Russia’s ranking in the Transparency International (TI) rating system improved gradually from 2010 through 2013 (climbing from 154 to 143 to 133 to 127), but it deteriorated again in 2014, going back down to 136 out of 175. Several points should be made about this trend. First, even though the rating is not quite as negative now as it was in 2010, Russia’s performance on the TI index remains abysmal, placing it among the most corrupt countries on earth. Second, nearly all of the improvement stems from measures against petty corruption and provisions adopted to comply with the 2011 OECD Anti-Bribery Convention and measures recommended by GRECO (Group of States against Corruption). Combating petty corruption is very important, but (as discussed above) high-level corruption accounts for a much larger share of GDP than does petty corruption. Third, some of the improvement represents the idiosyncratic nature of the TI rating system. Even though the rating system has been less subjective and opaque in recent years than in the past, it is important to bear in mind that other indices, such as the annual corruption scores compiled by Freedom House, do not show any improvement in Russia’s performance on corruption during the 2010-2015 period. These other indices take account of the anti-corruption campaign and its impact on petty corruption, but they properly focus on the crucial importance of high-level corruption.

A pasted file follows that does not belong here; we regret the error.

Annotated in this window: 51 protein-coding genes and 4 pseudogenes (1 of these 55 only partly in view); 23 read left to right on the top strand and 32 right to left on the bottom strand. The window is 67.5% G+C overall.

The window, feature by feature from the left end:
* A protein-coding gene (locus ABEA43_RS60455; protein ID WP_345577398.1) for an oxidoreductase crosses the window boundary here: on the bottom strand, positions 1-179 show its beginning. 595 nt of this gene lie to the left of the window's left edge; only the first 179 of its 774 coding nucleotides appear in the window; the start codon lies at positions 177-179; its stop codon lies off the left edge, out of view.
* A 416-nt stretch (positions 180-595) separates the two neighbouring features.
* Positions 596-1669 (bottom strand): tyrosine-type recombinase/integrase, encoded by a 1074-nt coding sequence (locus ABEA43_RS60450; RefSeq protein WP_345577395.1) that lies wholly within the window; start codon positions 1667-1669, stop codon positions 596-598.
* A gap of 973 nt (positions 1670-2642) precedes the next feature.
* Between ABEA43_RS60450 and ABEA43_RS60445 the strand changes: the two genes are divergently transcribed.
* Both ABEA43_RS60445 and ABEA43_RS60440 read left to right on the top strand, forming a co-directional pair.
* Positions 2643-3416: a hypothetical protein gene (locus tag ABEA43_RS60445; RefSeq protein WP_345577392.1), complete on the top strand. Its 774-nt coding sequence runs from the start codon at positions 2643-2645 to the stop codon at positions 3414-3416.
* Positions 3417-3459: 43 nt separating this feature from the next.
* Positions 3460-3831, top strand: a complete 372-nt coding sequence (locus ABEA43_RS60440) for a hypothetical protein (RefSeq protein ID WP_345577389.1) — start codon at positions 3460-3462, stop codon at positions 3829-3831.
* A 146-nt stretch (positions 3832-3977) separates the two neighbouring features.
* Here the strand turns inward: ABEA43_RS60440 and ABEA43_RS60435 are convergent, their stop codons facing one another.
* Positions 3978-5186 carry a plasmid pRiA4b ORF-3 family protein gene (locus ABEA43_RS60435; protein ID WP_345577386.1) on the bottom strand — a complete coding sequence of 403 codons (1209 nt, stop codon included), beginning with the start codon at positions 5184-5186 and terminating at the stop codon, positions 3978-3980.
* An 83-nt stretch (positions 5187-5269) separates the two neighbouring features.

The anti-corruption campaign has been broadly popular in Russia, according to polls conducted by the Levada Center and other organizations, but, interestingly, it has not yet caused Russians to think that high-level corruption is diminishing. On the contrary, the vast majority of Russians (roughly 85 percent) believe that “stealing and corruption within the current political leadership” are either growing or not declining and are worse than when Putin first took office. Nearly 90 percent of Russians believe that corruption at the top has been “high” or “very high” under Putin, and only 3 percent (according to a Levada Center poll in July 2015) believe that corruption is declining. Even though most Russians, when discussing the issue, are at least as concerned about petty corruption, they see high-level corruption as a pervasive (indeed almost normal) phenomenon. The Levada Center’s monthly and annual opinion surveys reveal that more than 80 percent of Russians believe that “top officials and members of the government” enrich themselves by failing to “declare all their income sources” and by “secretly maintaining bank accounts and property abroad.” Most Russians also believe that the bulk of anti-corruption measures (including a ban on foreign bank accounts for public officials) are weakened by huge loopholes (for example, assets can be temporarily transferred to close relatives, thus evading all scrutiny).